I’ll probably take some flack for writing this, but I’m tired of being humble. I’ve been fortunate enough to have had a lifetime of accomplishments as have my immediate family. For the most part, these accomplishments aren’t talked about much with others. But, you know what? I’m tired of that! I’m tired of being modest and humble.
For years I volunteered and never got a formal acknowledgment from the place – my boys’ elementary school – regarding my dedication and passion which hundreds of students received through my groups and lessons, all developed and delivered free over 13 years! Two places I’ve volunteered did formally acknowledge my contributions – the Children’s Museum of La Crosse gave me their Volunteer of the Year award in the early 2000s and our middle school gave me their Friend of Education Award for helping in a 6th grade ELA classroom several years ago. While those acknowledgments were great, the time I spent giving to either of those places nowhere near matched what I gave to the elementary school.
My boys are accomplished. But, we never made much about it. Therefore, most people don’t know we have a valedictorian, a national merit scholar, a Goldwater Scholarship Honorable Mention winner, a Phi Beta Kappa member (the oldest academic honor society in the United States), and a published researcher. These are just the academic accomplishments of one child. He has other talents as well.
I have two master’s degrees. Yet, am not considered an expert – at least people don’t ask my opinion regarding those fields – I doubt they even remember that I was once a nationally certified pediatric nurse practitioner, seeing patients of my own with a full schedule when I worked. I taught at two different universities – both private, one world-renowned. Undergraduate students were taught at the first institution I was at and graduate-level students were seen at the second. I enjoyed being seen as a knowledgeable specialist when I worked in healthcare.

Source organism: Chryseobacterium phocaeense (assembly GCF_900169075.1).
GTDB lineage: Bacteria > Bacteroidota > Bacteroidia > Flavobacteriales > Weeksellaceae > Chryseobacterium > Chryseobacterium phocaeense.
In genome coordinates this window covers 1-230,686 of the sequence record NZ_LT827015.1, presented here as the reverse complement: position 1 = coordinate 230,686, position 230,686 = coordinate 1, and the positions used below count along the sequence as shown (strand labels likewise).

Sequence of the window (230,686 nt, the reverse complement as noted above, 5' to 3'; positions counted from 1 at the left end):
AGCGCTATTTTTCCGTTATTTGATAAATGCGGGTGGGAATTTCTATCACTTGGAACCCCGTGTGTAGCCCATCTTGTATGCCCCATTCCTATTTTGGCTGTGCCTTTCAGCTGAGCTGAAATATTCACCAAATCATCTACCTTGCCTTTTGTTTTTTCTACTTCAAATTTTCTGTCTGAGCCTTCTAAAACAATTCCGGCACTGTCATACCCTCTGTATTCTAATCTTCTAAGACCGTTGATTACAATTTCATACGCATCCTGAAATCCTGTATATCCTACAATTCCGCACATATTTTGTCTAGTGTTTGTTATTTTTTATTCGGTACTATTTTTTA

One of our sons is working full time right now. It’s not a forever job but the pandemic pushed him far enough away from wanting to finish his university schooling at the current time. His growth as a young adult and his self-awareness, as well as his maturity, has skyrocketed during this time. He’s in a good place and getting good practical experience that will afford him skills he’ll use during his whole life. I am so proud of his work ethic and lack of complaint regarding others with whom he works.
And, our youngest son is an artist. I’m sure those that follow him on social media are much more familiar with his success than my friends are. But, again, I don’t say enough about him. I’ve been careful with what I say to people. He’s been extremely successful. He’s making a living wage and has his own studio space now – a large space in an industrial park in St. Paul. Yet, some think he might be barely scraping by because I never say how really successful he is. It’s because I am trying to be humble AND trying to protect others who have not been as successful in the art field. This is what I am tired of doing.
My husband worked for thirty years as a provider in healthcare. But, with so much misinformation floating around regarding vaccines and viruses and PPE, he’s often looked at with disregard when he mentions some facts from his medical reading or cumulative experiential knowledge. This doesn’t seem to matter to him. But, it does to me.
I am so tired of “just being retired” folk who don’t know anything! We’ve been married 34 years, have three accomplished sons, and yet we are told about what jobs and relationships are like or “should” be like by some. Nope. I’m tired of being humble. Those people can talk to me in 30 years and we’ll see how they compare.
Lastly, I tried to do some reading on the subject of humility, and how it becomes tiring to always be humble. There is very little information out there. However, I did find one source that was enjoyable to read and seemed to know what angst I am experiencing. It’s called, “7 Things Overly Humble People Need to Tell Themselves in Order to Succeed” and was just published this week. Maybe, it’s time to be an a_ _hole, as the article suggests!